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Motor Insurance
Friday, February 19, 2016 - 03:16

It’s 10pm at night and you’re driving on the freeway when you suddenly hear a loud bang, followed by your car pulling to the left. You stop at the side of the road to investigate the damage and find that you have a flat tyre.  It’s late, you’re alone and you have security concerns. Who do you call?

Most insurance policies offer their policyholders the benefit of emergency road-side services such as tow-in assistance following a mechanical or electrical breakdown, jump start service, tyre-change assistance and will even bring fuel should it be necessary to get you going again. What if it’s a case of mechanical part failure? What cover is there to help?  

If you are driving a new or relatively new model car you usually get a warranty with the vehicle and often either a service or maintenance plan. Knowing the difference between a vehicle warranty, a motor plan and a maintenance or service plan can be confusing. But it is important to know what cover you have in place, as this will help you budget for future maintenance costs as well as helping you figure out who to call when you get stuck! An expensive mechanical breakdown can leave you out of pocket and, should your vehicle be written off in an accident, you may end up without a car which you may still be paying for.    

Marius Neethling, personal lines underwriting manager at Santam, says that vehicle owners should at the very least verify what kind of cover they have for their vehicle – and what exactly is covered in the contract. “Mechanical or electrical breakdowns can prove costly – and they invariably occur when you can least afford it,” he says. Keeping your car properly maintained and serviced at the correct intervals can help to reduce the unnecessary cost of repairs and unscheduled maintenance.

Neethling highlights the differences between the various plans on offer:

• Manufacturer’s warranty: Most vehicle manufacturers will provide a warranty on a new vehicle that should cover any manufacturing defects to the original components, mechanical or electrical, for a certain period after the purchase date of your vehicle. Warranties may differ from one manufacturer to another, but on average, the warranty period is usually for three to five years, or for a specific kilometre distance. Warranties usually cover repair costs to parts such as the gear box, water cooling system or head gasket and other large parts in the motor engine.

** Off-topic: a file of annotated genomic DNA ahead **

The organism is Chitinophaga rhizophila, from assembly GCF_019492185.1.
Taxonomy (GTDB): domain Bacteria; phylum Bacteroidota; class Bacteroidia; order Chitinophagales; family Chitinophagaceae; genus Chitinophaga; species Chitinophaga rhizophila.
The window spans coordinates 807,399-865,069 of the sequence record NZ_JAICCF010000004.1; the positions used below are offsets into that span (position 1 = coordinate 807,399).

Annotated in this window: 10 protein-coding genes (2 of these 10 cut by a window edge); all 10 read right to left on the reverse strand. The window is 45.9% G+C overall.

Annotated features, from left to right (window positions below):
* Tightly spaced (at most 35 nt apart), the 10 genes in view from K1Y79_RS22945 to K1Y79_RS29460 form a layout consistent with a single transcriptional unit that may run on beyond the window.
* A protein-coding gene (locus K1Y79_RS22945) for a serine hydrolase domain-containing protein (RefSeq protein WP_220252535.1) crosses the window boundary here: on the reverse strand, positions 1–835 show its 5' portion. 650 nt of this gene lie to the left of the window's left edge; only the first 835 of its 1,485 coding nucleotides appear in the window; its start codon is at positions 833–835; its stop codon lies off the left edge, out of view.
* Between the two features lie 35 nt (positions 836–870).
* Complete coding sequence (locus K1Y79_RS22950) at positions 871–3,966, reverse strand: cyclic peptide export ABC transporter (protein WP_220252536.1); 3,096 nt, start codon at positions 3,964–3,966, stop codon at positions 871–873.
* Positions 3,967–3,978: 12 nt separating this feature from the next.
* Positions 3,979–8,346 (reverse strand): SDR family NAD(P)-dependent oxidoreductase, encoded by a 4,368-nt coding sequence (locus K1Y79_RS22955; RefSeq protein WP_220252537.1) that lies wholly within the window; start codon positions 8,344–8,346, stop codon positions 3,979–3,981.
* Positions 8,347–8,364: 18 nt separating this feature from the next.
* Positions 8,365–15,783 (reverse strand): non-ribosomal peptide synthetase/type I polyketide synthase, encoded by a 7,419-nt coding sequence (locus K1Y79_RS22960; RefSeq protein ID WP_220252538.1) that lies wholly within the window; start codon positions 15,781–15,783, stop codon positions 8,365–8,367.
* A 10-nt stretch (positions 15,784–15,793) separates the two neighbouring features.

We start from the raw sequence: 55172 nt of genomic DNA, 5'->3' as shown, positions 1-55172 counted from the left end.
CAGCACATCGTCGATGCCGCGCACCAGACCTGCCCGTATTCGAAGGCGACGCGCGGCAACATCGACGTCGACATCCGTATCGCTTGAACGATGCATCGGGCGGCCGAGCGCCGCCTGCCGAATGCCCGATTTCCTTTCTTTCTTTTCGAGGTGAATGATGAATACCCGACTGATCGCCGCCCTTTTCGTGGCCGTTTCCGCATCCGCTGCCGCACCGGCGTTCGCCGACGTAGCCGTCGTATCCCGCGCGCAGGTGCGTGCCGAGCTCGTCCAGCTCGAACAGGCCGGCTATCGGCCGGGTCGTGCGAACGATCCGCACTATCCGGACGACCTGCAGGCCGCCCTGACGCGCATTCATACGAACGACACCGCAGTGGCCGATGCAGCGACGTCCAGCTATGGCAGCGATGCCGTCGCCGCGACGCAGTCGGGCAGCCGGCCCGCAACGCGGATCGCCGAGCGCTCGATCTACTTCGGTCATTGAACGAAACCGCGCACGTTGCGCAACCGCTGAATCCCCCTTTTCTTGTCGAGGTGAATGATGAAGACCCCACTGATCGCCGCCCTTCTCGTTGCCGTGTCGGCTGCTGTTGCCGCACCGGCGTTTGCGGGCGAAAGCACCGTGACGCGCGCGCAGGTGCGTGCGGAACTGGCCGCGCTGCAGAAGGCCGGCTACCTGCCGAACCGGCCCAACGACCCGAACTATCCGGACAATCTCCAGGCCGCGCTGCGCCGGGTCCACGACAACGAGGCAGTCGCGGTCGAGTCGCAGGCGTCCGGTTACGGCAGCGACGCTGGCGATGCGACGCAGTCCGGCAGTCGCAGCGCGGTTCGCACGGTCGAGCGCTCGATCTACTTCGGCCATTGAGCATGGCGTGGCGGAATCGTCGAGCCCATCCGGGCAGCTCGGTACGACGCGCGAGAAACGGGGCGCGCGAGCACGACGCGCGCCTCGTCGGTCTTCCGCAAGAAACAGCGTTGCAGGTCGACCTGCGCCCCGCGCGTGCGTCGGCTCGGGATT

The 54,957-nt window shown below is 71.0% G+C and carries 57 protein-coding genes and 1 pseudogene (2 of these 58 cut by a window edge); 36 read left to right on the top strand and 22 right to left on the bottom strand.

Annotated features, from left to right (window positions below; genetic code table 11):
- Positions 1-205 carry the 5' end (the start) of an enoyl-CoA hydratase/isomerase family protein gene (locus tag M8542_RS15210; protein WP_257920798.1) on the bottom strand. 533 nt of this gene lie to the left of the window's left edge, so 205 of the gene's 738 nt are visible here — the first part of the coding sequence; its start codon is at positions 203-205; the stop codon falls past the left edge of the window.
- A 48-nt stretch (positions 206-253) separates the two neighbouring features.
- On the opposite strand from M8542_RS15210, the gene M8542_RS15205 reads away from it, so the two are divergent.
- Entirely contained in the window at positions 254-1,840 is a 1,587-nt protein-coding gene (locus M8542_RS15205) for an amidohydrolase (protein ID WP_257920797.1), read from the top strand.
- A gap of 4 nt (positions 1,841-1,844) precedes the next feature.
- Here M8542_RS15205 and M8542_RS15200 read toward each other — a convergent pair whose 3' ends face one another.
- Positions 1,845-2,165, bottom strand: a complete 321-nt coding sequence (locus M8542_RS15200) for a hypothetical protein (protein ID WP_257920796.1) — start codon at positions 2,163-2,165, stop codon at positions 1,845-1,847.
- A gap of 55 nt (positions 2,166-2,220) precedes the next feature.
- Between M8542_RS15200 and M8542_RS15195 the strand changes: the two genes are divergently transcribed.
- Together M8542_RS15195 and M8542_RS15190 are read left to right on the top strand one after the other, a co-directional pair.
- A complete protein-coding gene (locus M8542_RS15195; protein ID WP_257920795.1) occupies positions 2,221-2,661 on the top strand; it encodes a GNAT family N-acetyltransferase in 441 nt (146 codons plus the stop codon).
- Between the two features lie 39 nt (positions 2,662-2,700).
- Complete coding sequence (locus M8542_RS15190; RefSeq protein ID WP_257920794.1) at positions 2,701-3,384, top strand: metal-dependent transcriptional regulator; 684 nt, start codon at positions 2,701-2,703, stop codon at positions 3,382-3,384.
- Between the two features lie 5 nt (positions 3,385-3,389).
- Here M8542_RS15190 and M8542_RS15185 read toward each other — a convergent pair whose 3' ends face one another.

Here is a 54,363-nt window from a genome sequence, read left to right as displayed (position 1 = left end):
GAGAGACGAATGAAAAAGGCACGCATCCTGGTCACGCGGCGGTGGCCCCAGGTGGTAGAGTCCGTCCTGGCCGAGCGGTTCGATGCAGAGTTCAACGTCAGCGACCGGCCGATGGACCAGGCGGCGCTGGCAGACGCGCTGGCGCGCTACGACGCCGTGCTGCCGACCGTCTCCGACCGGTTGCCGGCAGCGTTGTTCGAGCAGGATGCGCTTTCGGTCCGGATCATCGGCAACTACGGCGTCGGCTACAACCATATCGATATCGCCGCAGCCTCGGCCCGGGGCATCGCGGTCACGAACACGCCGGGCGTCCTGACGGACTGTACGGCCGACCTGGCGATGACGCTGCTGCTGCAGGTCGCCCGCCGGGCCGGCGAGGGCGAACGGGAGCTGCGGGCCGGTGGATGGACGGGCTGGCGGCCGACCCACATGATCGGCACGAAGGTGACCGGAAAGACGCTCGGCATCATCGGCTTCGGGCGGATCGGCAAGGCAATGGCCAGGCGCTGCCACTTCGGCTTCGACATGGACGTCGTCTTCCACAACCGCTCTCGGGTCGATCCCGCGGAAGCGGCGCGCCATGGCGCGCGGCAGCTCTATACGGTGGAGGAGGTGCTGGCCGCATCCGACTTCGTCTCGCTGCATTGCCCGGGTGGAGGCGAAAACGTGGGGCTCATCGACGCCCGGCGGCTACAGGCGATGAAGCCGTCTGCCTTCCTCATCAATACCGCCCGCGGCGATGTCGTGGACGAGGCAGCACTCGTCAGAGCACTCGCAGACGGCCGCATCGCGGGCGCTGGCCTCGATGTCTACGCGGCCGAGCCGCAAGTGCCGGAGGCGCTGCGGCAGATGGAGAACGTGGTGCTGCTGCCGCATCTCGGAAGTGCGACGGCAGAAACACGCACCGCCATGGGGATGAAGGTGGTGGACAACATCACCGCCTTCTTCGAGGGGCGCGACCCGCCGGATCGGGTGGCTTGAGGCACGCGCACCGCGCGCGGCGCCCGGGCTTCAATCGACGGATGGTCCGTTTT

• Service plans
A service plan will cover the cost of routine car services, usually annually or when a particular mileage is reached, including labour costs. Items that are covered in the cost of a routine service include air filters, oil filters, fuel filters, lubricants such as oil, spark plugs and coolant. Any other repairs required will be for the vehicle owner’s account.. 

• Maintenance plans
Maintenance plans cover the cost of your regular service (including labour) as well as the cost of repairs to parts caused by wear and tear. It provides cover for part such as brake pads and break discs, shocks absorbers, battery, windscreen wipers, globes and fuses.

A maintenance plan is therefore more extensive than a service plan and is the better option. So if it’s only a minimal additional cost when purchasing a vehicle, it’s usually worth it to upgrade from a service plan to a maintenance plan.

• Motor plan: A motor plan combines the benefits of a service plan and maintenance plan in one package, offering the vehicle owner more benefits. In some cases it may also include a warranty.

It is, however, important to note that a vehicle warranty, service or maintenance plan will not cover you for any damage to your vehicle in the event of an accident. You would still need to ensure that you have an insurance policy to cover your vehicle against accidental loss or damage caused to your vehicle in the event of an accident.

Important questions
Vehicle owners should ask themselves the following questions:
• Do I have a warranty and/or maintenance/service plan for my vehicle?
• What is covered by the plan – and what is not covered? More specifically, which parts will be covered in the event of breakdown, and is the labour cost included?
• How long are the plans valid for and will I be able to afford the maintenance thereafter?
• What will the cost implications be when the plan has run its service period?

Making sure you have vehicle insurance is very important given the high frequency of accidents on our roads.  Motorists are advised to ensure that they have the proper insurance cover in place as the costs arising out of a vehicle accident (as well as any third party claims) and loss will not be covered by vehicle warranties, maintenance or service plans.  

Copyright © Insurance Times and Investments® Vol:29.2 1st February, 2016
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